As the world is resetting, with a focus on green energy, the shift from use of internal combustion engines (ICEs) to electric-powered transportation is also gaining momentum. The number of tech startups in electric mobility is on the rise in Africa, with their focus on two- and three-wheelers.

But despite all these new developments, there seems to be an increase in importation of used legacy cars. Even though the majority of users who buy them at a lower price are happy that they are now driving legacy cars, the continent must begin to discard ICEs, or else it will easily become the dumping site of the world.

As the saying goes, numbers don’t lie. A report by the Engineering News should act as a wake-up call. Last month it reported that 120 electric vehicles (EVs) were sold worldwide in 2012. In 2019, 2.2 million EVs were sold, representing 2.5 percent of global car sales.

A year later, with the car market contracting as a result of Covid-19, the EVs sold jumped to three million or 4.1 percent of the total cars sold worldwide. And by the end of 2021, EV sales more than doubled to 6.6 million or nine percent of the total vehicles sold globally.

In contrast, a McKinsey and Company report on electric transport transition in sub-Saharan Africa reveals that the number of vehicles in the six countries (South Africa, Kenya, Rwanda, Uganda, Ethiopia, and Nigeria) that commands 70 percent of the region’s annual vehicle sales is on the rise. It is expected to grow from 25 million vehicles today to an estimated 58 million vehicles by 2040.

The McKinsey report stresses that the challenge for sub-Saharan Africa as its vehicle fleet grows will be to fight for more sustainable mobility and avoid becoming a dumping site for the world’s unwanted used vehicles.

Studies also reveal that for every gallon of gas which our personal vehicles produce, they release around 24 pounds of carbon dioxide and other emissions, making them a major contributor to global warming.

Currently, transportation accounts for up to 10 percent of Africa’s total greenhouse gas (GHG) emissions. But as the report further argues, this will invariably change for the worse due to Africa’s unique challenges in the transition to electric mobility.

With the unreliable electricity supply, poor car affordability, and the prevalence of old automobiles, the region should be developing a burgeoning ecosystem, with a focus on areas where the continent has a comparative advantage.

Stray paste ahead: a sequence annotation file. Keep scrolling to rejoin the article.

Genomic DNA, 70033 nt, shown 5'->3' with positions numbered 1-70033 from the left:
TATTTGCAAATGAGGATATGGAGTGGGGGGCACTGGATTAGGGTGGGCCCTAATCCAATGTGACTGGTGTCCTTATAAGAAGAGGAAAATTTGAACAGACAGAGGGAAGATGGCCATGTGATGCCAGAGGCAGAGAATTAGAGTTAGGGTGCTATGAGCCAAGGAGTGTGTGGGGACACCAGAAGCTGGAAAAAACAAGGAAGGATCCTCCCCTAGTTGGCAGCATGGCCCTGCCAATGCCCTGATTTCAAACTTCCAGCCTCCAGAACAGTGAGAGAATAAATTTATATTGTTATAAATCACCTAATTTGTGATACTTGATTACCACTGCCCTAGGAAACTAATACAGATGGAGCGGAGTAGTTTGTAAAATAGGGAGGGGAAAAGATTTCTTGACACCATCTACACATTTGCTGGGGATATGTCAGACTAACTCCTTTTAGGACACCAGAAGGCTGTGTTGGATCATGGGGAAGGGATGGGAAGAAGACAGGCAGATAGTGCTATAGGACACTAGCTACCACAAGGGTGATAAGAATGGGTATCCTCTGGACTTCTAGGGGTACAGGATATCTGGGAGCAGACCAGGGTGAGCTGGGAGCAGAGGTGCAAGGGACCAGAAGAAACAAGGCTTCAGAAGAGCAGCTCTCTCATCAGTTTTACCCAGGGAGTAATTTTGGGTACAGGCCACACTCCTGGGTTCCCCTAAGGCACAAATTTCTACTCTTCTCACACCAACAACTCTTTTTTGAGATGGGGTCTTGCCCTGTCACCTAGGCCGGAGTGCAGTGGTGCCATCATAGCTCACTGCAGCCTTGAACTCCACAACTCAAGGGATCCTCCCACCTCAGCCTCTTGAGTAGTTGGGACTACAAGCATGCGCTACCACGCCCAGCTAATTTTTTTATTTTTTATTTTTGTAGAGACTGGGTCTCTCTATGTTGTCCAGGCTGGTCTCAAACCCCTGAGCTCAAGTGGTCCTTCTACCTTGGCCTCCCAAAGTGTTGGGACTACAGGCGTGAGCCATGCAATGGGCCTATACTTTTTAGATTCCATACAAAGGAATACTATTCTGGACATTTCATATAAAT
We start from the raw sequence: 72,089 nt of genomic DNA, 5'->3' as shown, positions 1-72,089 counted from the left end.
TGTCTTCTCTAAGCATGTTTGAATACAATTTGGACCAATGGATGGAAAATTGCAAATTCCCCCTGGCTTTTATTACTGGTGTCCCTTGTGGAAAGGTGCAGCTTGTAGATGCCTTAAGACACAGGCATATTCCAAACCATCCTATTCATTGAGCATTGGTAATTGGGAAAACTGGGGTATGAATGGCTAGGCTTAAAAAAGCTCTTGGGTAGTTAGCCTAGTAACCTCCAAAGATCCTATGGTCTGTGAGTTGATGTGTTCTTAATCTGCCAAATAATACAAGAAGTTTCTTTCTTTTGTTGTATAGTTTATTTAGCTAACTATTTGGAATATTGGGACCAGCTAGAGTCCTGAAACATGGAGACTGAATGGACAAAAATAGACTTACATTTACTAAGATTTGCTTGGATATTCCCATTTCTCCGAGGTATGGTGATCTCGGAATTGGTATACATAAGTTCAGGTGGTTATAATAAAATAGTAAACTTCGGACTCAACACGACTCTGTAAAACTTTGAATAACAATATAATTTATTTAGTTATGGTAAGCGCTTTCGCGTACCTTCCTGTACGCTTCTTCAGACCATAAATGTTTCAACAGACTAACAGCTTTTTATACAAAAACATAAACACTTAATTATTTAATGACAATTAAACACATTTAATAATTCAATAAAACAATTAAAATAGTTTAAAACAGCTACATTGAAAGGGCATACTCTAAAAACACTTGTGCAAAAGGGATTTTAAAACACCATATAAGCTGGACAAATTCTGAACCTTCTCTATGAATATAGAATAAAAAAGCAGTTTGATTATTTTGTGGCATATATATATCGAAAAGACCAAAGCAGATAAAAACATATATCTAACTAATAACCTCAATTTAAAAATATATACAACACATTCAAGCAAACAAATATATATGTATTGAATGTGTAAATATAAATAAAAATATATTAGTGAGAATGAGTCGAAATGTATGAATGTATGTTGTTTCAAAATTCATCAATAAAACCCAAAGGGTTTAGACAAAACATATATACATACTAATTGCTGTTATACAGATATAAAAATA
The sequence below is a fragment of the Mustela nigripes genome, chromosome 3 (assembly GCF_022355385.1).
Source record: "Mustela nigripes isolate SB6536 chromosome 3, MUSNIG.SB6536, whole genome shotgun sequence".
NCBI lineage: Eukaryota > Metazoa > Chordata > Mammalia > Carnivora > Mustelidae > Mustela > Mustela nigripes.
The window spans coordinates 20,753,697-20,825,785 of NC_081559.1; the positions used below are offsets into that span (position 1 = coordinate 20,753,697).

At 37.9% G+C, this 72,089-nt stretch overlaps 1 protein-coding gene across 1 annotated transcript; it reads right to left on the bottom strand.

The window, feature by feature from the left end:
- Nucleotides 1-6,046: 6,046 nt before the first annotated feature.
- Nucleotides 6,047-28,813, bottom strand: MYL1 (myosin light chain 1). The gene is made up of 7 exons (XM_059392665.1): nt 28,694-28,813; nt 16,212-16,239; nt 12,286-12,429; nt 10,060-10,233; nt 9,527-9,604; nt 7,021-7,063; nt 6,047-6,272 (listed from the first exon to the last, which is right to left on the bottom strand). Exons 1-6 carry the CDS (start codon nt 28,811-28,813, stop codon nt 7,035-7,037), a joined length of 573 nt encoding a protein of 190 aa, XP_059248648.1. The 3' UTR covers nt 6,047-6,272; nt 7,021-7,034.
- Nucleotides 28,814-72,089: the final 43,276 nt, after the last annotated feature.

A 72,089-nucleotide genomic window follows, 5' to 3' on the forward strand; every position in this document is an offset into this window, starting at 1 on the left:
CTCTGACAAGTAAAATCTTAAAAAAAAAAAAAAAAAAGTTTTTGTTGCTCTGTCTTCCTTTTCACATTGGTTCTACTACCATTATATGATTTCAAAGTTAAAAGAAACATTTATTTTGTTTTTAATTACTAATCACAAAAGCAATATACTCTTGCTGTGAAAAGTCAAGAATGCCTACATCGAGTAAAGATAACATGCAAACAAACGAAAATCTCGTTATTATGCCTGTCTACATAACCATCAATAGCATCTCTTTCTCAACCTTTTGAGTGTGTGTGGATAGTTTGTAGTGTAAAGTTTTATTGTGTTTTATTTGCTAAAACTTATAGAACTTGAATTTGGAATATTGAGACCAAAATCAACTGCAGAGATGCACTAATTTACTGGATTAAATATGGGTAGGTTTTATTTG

As the world shifts to new energy sources, Africa should not just focus on small issues like Tuk Tuks and boda bodas but become an agenda-setter in the EVs. The continent must seek to play a key role and take advantage of the reset.

For the purpose of clarity, in using the term resetting I mean that Africa should not export raw materials and import EV batteries. We should never repeat the mistakes we made during slavery, colonialism, the Cold War and neo-colonialism. It will be a travesty of the continent’s intellectual capacity growth.

As we seek to deal with issues of climate change, we must maximise the emerging opportunity and the key resources we have. Some of the key ingredients for manufacturing EV batteries come from mostly African countries: Democratic Republic of Congo (cobalt), and Zimbabwe lithium and nickel), Botswana (nickel), and South Africa (nickel). Africa has abundant labour resources, too.

Minerals for EV battery manufacturing is one of the geopolitical pain points between US and China. The Financial Times of May 24, 2018 reported that the then US President Donald Trump had released a list of 35 minerals, including lithium and cobalt, that are, “considered to be critical to the economic and national security of the United States.”

With the world’s geopolitics shaping the future of the world, Africa can benefit from this war on minerals by becoming a major manufacturer.

Join our social media channels for brief and exciting news updates


Leave a Reply

Your email address will not be published.